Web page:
Another method my accountant told me about is to use an average USD/CAD exchange for all the transactions to avoid looking up the exchange rate on the day of the trade for every transaction.  While this may simplify things, you’ll need to work through the numbers yourself to see which option reduces capital gains the most.  For a frequent trader, I can see how using a single annual average forex rate can be advantageous.

Personally, to keep things simple, I hold US securities in registered accounts.  As per my portfolio allocation article, US dividends stocks are kept in an RRSP to avoid the withholding tax on the dividend and the occasional USD trade may be made within my TFSA.

Do you trade US stocks?  Do you keep them in registered accounts as well?

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1. Sustainable PF on November 14, 2011 at 9:20 am

Thanks for this FT. Very useful as tax time, again, approaches (come to think of it, tax time is always approaching!)

2. Greg on November 14, 2011 at 11:04 am

The trick about holding USD investments in a registered account is avoiding currency exchange costs on every transaction. USD registered accounts are rare though becoming more available.

3. My Own Advisor on November 14, 2011 at 1:13 pm

Hey FT,

Good post. Like you, I hold all my US securities in registered accounts.

Very simple that way.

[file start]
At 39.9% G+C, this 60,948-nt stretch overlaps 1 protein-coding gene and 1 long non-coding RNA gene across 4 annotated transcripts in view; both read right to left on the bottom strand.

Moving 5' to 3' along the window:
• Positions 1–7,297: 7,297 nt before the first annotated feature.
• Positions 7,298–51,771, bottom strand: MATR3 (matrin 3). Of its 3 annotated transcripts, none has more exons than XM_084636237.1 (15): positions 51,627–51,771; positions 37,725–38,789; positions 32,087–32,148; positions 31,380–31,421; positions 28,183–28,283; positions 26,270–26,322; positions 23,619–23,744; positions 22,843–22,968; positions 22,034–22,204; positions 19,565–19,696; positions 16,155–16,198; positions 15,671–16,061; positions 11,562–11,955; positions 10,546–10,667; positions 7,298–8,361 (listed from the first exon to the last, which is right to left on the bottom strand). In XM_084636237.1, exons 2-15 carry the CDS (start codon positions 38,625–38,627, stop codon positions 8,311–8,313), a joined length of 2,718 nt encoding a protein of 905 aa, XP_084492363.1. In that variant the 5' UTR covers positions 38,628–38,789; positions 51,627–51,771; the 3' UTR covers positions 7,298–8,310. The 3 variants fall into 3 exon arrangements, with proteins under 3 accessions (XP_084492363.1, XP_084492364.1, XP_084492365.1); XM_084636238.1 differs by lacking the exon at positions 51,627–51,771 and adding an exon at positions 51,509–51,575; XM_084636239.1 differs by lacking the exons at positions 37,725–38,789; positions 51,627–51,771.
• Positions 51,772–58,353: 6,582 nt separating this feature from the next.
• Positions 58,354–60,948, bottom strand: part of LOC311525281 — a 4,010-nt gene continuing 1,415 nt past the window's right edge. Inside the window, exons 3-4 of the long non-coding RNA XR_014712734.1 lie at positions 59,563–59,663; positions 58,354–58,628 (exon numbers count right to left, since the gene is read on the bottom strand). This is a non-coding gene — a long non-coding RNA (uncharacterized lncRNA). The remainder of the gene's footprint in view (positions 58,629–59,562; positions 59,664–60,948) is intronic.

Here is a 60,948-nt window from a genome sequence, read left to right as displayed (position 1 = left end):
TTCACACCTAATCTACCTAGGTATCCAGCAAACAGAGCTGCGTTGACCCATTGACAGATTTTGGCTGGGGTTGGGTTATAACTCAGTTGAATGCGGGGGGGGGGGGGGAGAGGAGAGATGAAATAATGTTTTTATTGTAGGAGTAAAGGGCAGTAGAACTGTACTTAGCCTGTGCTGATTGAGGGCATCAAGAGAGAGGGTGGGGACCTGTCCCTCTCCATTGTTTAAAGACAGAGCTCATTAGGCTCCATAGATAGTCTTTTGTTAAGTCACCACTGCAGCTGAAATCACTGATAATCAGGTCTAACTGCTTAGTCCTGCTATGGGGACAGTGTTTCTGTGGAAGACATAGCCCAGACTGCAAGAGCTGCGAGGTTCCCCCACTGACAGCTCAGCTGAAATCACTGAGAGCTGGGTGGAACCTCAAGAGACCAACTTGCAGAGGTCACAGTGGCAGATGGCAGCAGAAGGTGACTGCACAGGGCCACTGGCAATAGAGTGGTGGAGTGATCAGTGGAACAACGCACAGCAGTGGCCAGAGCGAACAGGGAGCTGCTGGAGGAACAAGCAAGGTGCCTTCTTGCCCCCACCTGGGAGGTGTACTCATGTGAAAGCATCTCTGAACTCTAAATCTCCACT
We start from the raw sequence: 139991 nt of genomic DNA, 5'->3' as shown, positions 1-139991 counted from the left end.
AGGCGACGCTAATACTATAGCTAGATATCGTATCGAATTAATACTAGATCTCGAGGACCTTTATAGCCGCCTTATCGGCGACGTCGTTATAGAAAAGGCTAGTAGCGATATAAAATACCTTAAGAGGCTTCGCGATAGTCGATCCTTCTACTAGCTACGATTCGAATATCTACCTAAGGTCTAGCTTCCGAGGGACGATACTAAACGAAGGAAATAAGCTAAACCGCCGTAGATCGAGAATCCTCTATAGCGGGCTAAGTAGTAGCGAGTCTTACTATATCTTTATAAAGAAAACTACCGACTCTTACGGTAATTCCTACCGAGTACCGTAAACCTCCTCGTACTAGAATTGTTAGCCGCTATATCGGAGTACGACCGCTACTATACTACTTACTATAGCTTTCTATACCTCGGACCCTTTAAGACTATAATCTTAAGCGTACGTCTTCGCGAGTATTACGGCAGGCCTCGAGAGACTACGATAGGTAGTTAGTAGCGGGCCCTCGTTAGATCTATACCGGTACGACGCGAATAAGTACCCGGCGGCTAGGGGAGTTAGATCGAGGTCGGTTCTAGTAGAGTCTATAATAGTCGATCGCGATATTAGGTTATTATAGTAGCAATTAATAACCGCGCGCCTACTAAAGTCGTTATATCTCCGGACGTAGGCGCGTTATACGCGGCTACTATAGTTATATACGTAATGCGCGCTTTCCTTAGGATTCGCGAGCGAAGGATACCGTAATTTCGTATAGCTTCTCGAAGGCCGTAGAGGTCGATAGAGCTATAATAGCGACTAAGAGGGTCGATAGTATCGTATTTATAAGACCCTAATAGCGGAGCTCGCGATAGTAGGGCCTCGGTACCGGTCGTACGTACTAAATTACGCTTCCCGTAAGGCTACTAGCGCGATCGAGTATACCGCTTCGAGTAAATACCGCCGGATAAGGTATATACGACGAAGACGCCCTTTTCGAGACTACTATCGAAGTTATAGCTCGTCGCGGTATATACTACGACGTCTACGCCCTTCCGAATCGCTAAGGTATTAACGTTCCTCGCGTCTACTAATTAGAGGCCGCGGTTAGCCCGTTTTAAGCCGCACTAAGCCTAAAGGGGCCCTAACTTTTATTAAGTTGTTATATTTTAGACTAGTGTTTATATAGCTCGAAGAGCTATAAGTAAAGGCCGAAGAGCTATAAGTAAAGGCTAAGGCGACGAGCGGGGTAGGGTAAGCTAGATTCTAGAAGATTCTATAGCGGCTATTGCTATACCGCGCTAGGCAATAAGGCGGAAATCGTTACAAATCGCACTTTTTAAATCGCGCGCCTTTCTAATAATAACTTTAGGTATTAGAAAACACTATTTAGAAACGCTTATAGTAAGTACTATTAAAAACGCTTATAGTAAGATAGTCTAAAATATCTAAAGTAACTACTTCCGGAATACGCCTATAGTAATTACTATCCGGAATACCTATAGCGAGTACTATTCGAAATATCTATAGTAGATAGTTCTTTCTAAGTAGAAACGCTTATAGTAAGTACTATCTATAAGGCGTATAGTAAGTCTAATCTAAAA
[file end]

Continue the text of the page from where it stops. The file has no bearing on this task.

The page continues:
Is there a sequel to this post? Tips for capital gains management in CDN non-registered accounts?

BTW – over 16,000 subscribers. Wow! I’m only 15,000 or so behind you :)

4. Michael James on November 14, 2011 at 3:24 pm

Thanks for a useful post. This stuff can get complicated. One thing that can cause problems is that the Bank of Canada site only has daily dollar-conversion figures for the last 10 years. I have no idea why they would limit it in this way. They should just put all data they have on the site. I pity the poor guy who bought a stock in 2000 and can’t figure out what he paid in Canadian dollars. I always make note of the exchange rate at the time I make a buy so that I have the information later when I sell.

5. Sampson on November 14, 2011 at 4:16 pm

Partly because of my low income (during student years) and partly because or my current pension, my registered accounts are ‘bloated’ with US holdings. Therefore it is almost a necessity to hold some things in non-registered accounts.